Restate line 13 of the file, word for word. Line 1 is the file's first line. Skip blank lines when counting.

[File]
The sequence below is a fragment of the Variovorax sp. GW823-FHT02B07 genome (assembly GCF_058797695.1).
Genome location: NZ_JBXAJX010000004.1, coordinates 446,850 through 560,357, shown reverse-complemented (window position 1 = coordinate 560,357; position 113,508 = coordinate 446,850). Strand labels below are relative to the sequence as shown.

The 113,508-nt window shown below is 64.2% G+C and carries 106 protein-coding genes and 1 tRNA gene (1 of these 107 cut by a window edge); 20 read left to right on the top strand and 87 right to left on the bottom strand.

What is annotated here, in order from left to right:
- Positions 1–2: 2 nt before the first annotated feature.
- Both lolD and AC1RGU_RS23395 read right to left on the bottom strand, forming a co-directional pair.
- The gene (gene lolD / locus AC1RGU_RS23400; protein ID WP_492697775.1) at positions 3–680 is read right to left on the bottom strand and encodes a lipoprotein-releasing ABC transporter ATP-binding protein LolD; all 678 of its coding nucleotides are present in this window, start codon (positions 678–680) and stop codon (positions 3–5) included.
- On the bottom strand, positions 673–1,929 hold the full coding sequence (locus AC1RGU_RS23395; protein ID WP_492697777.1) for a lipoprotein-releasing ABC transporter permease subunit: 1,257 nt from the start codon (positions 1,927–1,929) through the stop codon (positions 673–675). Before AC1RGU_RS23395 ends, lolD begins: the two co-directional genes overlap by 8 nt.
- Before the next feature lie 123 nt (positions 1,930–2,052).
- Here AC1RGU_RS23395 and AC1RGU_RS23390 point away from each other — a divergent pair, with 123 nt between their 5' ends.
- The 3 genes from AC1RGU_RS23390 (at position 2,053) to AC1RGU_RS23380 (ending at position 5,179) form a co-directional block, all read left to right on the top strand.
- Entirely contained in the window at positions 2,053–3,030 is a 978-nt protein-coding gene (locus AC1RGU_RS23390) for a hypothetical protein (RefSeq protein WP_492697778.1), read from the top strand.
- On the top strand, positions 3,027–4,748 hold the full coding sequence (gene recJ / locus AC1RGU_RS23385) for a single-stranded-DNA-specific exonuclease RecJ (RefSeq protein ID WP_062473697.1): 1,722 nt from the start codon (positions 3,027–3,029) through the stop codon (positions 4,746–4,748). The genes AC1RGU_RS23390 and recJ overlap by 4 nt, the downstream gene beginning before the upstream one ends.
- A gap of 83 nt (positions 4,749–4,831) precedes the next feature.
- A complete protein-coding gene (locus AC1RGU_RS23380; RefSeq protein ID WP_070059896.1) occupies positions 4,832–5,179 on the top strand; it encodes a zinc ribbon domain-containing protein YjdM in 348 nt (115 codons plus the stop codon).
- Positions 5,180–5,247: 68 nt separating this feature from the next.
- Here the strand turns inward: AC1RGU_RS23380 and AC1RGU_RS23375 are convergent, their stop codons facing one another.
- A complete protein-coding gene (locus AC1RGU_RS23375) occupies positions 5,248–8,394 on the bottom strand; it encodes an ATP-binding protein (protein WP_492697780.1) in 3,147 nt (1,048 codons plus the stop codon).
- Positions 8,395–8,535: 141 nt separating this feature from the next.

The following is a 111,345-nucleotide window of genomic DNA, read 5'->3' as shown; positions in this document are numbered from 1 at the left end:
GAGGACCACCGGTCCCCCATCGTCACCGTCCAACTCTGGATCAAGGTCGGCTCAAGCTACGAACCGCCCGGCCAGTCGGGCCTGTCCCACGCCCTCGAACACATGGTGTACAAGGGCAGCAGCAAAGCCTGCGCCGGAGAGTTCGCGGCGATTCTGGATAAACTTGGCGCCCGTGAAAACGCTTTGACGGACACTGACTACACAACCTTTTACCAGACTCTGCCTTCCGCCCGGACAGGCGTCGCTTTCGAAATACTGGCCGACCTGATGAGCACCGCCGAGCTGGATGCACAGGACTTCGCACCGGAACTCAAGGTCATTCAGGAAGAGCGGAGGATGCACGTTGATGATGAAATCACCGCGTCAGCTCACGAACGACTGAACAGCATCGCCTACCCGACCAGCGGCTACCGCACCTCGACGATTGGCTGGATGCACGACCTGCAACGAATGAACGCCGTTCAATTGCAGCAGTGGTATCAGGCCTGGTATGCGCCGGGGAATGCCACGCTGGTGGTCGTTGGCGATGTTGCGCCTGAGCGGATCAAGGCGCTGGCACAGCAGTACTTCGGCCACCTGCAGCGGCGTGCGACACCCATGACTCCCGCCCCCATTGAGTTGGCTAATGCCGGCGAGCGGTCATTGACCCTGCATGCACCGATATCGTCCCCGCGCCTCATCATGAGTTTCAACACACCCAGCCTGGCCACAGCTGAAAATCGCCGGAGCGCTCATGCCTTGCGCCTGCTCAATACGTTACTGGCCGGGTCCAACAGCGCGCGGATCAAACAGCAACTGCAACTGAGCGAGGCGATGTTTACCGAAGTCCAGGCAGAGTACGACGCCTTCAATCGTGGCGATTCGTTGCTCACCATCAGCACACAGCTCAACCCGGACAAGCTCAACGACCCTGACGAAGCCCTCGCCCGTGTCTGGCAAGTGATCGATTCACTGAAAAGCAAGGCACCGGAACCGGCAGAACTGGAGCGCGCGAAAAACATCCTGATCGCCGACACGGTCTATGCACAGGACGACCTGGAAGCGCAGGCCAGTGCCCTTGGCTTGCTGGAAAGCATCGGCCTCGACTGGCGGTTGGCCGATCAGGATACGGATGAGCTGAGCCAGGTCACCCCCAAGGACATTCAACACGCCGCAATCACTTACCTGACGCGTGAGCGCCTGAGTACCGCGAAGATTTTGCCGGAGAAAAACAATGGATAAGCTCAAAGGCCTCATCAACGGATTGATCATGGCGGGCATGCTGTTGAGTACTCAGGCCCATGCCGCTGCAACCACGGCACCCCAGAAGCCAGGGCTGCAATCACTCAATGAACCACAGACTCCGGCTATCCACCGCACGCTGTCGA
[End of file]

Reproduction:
- On the top strand, positions 3,027–4,748 hold the full coding sequence (gene recJ / locus AC1RGU_RS23385) for a single-stranded-DNA-specific exonuclease RecJ (RefSeq protein ID WP_062473697.1): 1,722 nt from the start codon (positions 3,027–3,029) through the stop codon (positions 4,746–4,748). The genes AC1RGU_RS23390 and recJ overlap by 4 nt, the downstream gene beginning before the upstream one ends.